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Intel and AMD to bring new Core processor with Radeon GPU next year

By John Law - on 7 Nov 2017, 11:38am

Intel and AMD to bring new Core processor with Radeon GPU next year

A fabrication of Intel and AMD's new CPU with Radeon GPU cores and HBM2. <br> Image source: PCGamer.

We never thought that we’d be reporting on this piece of news in our lifetime, but here goes: Intel, along with its rival, AMD, announced that they will be joining forces to create a brand new Core CPU, combined with AMD’s Radeon GPU technology.

No, this isn’t a joke or some bogus piece of news. News of the collaboration has spread like wildfire, and multiple sources have already confirmed it on their own site.

In fact, executives from both (often bitter) competitors confirmed this fact with PCWorld, stating that the new mobile processor will be an ‘evolution’ of Intel’s current 8th generation H-Series Core CPUs.

A comparison between a typical CPU / GPU SoC system (left) and Intel and AMD's new EMID-based 'System in Package' processor (right). <br> Image source: PCGamer.

At the very heart of this new processor is the Embedded Multi-Die Interconnect Bridge (EMID), and it’s something that Intel themselves have been gushing about of late. To put it in layman terms, the EMID essentially allows Intel to connect as many silicon dies to each other (as necessary), routing electrical traces and signals directly through the substrate itself.

In the case of Intel and AMD, this allowed the former to create a three-die ‘System in Package’ module, and it is this module that interconnects Intel’s Core CPU, AMD’s Radeon GPU core, and what is clearly already becoming the next big thing in memory: High Bandwidth Memory 2, or simply HBM2.

If this explanation didn’t answer your question, fear not. We’ve embedded the official video that was released by Intel in lieu of the news.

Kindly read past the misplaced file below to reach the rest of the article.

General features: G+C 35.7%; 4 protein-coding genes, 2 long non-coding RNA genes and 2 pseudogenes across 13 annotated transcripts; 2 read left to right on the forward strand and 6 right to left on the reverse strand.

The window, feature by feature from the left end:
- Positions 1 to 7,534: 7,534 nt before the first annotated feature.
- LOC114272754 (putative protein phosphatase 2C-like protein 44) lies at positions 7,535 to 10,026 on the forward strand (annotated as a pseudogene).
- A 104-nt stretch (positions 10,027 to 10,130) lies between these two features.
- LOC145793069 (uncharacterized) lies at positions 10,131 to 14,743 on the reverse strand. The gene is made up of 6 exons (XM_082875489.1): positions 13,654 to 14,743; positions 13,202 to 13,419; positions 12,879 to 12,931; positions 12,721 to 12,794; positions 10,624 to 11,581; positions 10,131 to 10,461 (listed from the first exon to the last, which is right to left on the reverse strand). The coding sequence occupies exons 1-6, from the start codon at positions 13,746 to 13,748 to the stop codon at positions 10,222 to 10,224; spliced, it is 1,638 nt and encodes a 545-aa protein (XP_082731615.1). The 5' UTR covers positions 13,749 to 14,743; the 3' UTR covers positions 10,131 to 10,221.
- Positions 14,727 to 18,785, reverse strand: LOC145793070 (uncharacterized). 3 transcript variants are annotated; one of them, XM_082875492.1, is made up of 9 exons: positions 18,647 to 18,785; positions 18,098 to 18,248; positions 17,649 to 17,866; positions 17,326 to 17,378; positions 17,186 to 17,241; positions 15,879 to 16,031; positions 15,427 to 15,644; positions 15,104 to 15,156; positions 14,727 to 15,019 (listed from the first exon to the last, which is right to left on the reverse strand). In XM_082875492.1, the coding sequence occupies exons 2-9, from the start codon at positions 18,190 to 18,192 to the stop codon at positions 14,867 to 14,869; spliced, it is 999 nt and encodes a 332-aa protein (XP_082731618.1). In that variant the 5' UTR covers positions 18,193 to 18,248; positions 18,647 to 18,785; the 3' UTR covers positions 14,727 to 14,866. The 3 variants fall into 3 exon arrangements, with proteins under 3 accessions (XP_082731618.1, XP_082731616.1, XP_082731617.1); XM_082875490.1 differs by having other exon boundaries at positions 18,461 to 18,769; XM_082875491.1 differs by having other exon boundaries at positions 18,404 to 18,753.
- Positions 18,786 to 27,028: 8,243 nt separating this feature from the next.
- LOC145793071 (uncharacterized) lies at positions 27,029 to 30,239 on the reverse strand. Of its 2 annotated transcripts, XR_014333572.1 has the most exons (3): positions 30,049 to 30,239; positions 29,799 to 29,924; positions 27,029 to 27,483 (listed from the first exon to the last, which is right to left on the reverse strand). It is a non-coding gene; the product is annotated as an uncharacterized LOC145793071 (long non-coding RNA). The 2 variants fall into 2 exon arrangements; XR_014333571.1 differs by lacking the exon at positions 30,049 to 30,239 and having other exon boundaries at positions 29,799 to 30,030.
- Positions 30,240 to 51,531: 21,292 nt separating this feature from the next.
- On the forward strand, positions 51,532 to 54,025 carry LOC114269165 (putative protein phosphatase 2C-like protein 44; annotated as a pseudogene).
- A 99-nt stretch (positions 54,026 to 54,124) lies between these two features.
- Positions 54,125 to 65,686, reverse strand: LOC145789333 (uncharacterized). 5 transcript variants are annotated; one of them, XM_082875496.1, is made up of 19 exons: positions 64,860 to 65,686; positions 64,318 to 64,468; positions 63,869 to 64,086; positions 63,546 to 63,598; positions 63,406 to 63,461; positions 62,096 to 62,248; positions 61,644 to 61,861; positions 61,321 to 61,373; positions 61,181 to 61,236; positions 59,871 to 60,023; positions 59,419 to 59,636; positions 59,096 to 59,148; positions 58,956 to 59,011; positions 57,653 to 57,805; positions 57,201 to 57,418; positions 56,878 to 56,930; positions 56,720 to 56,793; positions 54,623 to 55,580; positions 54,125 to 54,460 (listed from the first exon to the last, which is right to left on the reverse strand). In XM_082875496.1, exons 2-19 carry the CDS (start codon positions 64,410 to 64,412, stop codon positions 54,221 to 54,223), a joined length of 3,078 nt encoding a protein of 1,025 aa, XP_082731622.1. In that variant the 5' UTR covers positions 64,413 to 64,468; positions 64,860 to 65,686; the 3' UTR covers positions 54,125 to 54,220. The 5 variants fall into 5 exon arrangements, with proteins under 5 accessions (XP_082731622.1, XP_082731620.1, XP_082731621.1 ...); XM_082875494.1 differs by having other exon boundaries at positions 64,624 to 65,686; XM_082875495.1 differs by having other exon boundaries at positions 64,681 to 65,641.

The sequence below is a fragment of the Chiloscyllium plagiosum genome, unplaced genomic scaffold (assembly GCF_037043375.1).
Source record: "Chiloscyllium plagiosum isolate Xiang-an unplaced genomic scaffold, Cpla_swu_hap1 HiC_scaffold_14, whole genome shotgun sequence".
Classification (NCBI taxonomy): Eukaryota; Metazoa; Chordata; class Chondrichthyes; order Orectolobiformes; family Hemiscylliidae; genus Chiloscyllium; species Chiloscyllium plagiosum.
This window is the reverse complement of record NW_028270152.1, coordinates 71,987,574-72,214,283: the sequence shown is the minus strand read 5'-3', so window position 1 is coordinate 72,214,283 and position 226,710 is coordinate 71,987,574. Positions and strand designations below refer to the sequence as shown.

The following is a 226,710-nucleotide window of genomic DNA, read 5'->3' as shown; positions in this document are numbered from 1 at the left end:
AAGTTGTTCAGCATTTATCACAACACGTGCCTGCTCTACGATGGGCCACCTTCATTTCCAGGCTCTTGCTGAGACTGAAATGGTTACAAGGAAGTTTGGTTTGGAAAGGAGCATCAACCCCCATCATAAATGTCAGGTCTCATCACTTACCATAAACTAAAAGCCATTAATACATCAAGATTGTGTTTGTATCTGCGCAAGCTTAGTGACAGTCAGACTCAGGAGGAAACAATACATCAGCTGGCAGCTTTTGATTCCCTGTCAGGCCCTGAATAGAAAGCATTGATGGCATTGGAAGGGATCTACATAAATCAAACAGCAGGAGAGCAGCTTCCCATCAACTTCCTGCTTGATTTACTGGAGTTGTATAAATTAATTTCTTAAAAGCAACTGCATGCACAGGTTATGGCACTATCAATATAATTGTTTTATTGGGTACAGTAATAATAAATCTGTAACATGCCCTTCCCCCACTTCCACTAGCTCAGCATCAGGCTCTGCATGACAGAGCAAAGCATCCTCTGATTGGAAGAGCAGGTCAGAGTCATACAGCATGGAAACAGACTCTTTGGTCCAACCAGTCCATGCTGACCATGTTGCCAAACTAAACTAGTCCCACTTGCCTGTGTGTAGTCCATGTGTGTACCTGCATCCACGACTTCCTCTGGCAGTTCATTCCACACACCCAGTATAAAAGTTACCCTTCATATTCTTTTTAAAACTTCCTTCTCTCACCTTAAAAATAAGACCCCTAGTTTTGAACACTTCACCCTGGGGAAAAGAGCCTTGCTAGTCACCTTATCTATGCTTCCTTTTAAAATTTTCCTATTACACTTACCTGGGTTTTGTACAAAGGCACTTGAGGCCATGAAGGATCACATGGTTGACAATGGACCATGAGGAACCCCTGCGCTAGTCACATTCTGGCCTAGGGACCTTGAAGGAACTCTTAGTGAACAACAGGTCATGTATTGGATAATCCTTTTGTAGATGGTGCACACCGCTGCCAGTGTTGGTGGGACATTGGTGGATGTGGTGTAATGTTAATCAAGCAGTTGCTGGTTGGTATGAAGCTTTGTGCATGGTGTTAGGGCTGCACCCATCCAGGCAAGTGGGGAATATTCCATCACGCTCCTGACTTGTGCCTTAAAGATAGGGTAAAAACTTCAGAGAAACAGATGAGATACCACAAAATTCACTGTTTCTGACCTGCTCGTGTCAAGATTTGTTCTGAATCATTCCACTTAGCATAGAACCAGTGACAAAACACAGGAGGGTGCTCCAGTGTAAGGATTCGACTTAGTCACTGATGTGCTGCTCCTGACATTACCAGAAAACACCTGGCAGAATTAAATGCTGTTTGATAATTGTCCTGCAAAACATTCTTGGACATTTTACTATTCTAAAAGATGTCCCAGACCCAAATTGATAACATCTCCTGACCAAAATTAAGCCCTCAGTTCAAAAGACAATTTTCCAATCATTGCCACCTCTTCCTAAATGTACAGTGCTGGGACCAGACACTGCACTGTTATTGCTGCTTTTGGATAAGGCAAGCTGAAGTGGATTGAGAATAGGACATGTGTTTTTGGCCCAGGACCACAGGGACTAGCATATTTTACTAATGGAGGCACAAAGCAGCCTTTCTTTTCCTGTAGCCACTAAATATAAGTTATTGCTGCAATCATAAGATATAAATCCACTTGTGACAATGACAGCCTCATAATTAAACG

"Our collaboration with Intel expands the installed base for AMD Radeon GPUs and brings to market a differentiated solution for high-performance graphics," Scott Herkelman, vice president and general manager, AMD Radeon Technologies Group, said. "Together we are offering gamers and content creators the opportunity to have a thinner-and-lighter PC capable of delivering discrete performance-tier graphics experiences in AAA games and content creation applications. This new semi-custom GPU puts the performance and capabilities of Radeon graphics into the hands of an expanded set of enthusiasts who want the best visual experience possible."

In hindsight, there are several reasons as to why Intel had decided to go through with this collaboration. The first could be a matter of fees: to date, the majority of gaming notebooks (regardless of size) usually come in only one flavor profile, which is a combination of Intel’s CPU and one of the many variants of NVIDIA’s GeForce GTX 10 series GPUs.

But while this deal may seem solid, it doesn’t come cheap for Intel. Since 2011, the semi-conductor company has paid out no less than US$1.5 billion (~RM6.34 billion) to NVIDIA in cross-licensing fees.

The other reason is that, to date, there hasn’t technically been a proper ultra-thin notebook that is capable of doing content creation and gaming, while retaining an ultra-portable form factor currently employed with Ultrabooks.

Intel and AMD have provided no specific date of launch beyond the fact that they are looking at a Q1 2018 launch of the new CPUs.


Source: PCGamer, PCWorld, Ars Technica.